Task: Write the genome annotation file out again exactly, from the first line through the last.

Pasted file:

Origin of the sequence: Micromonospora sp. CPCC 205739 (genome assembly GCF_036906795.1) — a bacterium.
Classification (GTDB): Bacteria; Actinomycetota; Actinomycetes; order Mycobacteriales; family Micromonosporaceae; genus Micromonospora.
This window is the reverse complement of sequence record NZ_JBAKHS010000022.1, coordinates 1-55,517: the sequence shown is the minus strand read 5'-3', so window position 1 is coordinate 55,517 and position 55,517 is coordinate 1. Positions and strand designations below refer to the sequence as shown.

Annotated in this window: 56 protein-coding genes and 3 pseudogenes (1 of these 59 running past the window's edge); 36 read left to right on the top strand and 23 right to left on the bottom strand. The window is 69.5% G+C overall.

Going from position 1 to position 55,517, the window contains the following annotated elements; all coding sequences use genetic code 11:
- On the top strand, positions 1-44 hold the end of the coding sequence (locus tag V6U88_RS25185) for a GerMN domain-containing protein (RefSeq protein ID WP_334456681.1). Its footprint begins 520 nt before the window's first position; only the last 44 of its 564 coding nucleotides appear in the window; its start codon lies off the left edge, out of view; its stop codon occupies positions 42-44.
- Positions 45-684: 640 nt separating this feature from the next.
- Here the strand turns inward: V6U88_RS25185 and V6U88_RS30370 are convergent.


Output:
Origin of the sequence: Micromonospora sp. CPCC 205739 (genome assembly GCF_036906795.1) — a bacterium.
Classification (GTDB): Bacteria; Actinomycetota; Actinomycetes; order Mycobacteriales; family Micromonosporaceae; genus Micromonospora.
This window is the reverse complement of sequence record NZ_JBAKHS010000022.1, coordinates 1-55,517: the sequence shown is the minus strand read 5'-3', so window position 1 is coordinate 55,517 and position 55,517 is coordinate 1. Positions and strand designations below refer to the sequence as shown.

Annotated in this window: 56 protein-coding genes and 3 pseudogenes (1 of these 59 running past the window's edge); 36 read left to right on the top strand and 23 right to left on the bottom strand. The window is 69.5% G+C overall.

Going from position 1 to position 55,517, the window contains the following annotated elements; all coding sequences use genetic code 11:
- On the top strand, positions 1-44 hold the end of the coding sequence (locus tag V6U88_RS25185) for a GerMN domain-containing protein (RefSeq protein ID WP_334456681.1). Its footprint begins 520 nt before the window's first position; only the last 44 of its 564 coding nucleotides appear in the window; its start codon lies off the left edge, out of view; its stop codon occupies positions 42-44.
- Positions 45-684: 640 nt separating this feature from the next.
- Here the strand turns inward: V6U88_RS25185 and V6U88_RS30370 are convergent.